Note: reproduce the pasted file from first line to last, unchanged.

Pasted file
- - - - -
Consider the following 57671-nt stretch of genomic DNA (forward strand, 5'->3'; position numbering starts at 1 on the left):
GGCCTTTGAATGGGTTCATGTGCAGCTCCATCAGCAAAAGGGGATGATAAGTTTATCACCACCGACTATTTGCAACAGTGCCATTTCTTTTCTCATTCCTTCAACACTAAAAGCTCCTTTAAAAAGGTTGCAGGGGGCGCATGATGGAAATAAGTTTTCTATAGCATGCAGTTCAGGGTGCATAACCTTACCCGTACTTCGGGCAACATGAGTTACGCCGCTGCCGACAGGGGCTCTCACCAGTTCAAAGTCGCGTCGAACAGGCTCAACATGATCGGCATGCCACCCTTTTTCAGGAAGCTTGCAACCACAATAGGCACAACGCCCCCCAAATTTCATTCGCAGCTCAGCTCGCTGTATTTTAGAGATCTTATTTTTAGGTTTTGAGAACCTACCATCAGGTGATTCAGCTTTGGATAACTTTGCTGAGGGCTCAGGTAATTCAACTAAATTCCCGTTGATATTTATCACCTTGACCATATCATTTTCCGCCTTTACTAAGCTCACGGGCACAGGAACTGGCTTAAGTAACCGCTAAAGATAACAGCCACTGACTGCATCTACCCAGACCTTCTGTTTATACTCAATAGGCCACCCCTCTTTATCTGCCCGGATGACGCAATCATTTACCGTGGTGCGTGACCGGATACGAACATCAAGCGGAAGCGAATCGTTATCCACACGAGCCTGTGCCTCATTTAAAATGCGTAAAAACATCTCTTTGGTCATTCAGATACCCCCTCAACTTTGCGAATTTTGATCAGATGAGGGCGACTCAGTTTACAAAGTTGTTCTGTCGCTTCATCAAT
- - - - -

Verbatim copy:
Consider the following 57671-nt stretch of genomic DNA (forward strand, 5'->3'; position numbering starts at 1 on the left):
GGCCTTTGAATGGGTTCATGTGCAGCTCCATCAGCAAAAGGGGATGATAAGTTTATCACCACCGACTATTTGCAACAGTGCCATTTCTTTTCTCATTCCTTCAACACTAAAAGCTCCTTTAAAAAGGTTGCAGGGGGCGCATGATGGAAATAAGTTTTCTATAGCATGCAGTTCAGGGTGCATAACCTTACCCGTACTTCGGGCAACATGAGTTACGCCGCTGCCGACAGGGGCTCTCACCAGTTCAAAGTCGCGTCGAACAGGCTCAACATGATCGGCATGCCACCCTTTTTCAGGAAGCTTGCAACCACAATAGGCACAACGCCCCCCAAATTTCATTCGCAGCTCAGCTCGCTGTATTTTAGAGATCTTATTTTTAGGTTTTGAGAACCTACCATCAGGTGATTCAGCTTTGGATAACTTTGCTGAGGGCTCAGGTAATTCAACTAAATTCCCGTTGATATTTATCACCTTGACCATATCATTTTCCGCCTTTACTAAGCTCACGGGCACAGGAACTGGCTTAAGTAACCGCTAAAGATAACAGCCACTGACTGCATCTACCCAGACCTTCTGTTTATACTCAATAGGCCACCCCTCTTTATCTGCCCGGATGACGCAATCATTTACCGTGGTGCGTGACCGGATACGAACATCAAGCGGAAGCGAATCGTTATCCACACGAGCCTGTGCCTCATTTAAAATGCGTAAAAACATCTCTTTGGTCATTCAGATACCCCCTCAACTTTGCGAATTTTGATCAGATGAGGGCGACTCAGTTTACAAAGTTGTTCTGTCGCTTCATCAAT